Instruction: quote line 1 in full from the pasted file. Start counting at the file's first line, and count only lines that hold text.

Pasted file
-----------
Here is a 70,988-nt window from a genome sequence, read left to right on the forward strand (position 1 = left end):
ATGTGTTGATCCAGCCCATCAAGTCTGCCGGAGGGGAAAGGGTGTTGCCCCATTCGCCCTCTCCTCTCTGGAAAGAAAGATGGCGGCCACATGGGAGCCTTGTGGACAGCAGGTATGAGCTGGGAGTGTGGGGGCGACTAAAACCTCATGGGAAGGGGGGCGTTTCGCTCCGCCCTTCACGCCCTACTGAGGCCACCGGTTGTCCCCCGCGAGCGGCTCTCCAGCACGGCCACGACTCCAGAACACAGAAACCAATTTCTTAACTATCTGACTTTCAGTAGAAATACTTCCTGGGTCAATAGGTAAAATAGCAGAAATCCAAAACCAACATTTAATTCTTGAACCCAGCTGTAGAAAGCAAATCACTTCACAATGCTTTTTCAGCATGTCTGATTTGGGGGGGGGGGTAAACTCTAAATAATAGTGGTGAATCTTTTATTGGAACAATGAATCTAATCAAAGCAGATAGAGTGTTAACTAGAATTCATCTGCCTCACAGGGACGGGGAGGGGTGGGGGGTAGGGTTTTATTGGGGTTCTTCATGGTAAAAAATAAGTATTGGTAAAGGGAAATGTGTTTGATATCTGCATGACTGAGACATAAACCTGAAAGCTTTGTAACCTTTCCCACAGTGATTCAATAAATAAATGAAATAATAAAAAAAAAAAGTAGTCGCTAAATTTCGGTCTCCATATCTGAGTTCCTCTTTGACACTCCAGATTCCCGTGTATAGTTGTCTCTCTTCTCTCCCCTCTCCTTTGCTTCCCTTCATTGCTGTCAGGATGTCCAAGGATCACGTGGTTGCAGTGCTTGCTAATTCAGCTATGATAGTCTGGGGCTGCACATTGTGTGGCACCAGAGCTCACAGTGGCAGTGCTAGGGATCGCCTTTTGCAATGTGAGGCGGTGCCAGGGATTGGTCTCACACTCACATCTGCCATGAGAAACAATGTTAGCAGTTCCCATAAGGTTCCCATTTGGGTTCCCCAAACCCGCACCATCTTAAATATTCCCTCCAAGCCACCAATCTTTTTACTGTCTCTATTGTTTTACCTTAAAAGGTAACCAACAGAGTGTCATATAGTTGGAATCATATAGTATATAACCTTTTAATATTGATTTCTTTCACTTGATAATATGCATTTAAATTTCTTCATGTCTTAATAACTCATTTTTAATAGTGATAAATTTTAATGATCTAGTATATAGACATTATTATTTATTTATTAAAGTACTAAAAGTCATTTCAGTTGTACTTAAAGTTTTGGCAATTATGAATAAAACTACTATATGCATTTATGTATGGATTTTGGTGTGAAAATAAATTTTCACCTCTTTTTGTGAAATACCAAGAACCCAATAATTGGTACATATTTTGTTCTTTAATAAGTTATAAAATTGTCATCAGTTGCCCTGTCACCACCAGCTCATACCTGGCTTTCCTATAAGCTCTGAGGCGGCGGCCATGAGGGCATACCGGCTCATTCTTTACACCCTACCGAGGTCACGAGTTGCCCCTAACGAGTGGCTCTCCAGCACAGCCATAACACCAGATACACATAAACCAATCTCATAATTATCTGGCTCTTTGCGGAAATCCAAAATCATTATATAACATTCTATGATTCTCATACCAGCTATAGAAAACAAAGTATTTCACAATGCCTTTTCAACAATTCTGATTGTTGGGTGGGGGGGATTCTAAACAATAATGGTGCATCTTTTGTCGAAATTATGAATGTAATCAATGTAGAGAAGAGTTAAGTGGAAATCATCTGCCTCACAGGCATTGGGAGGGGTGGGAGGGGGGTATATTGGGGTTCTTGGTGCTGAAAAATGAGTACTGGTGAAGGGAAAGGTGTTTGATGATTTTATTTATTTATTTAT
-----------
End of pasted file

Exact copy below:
Here is a 70,988-nt window from a genome sequence, read left to right on the forward strand (position 1 = left end):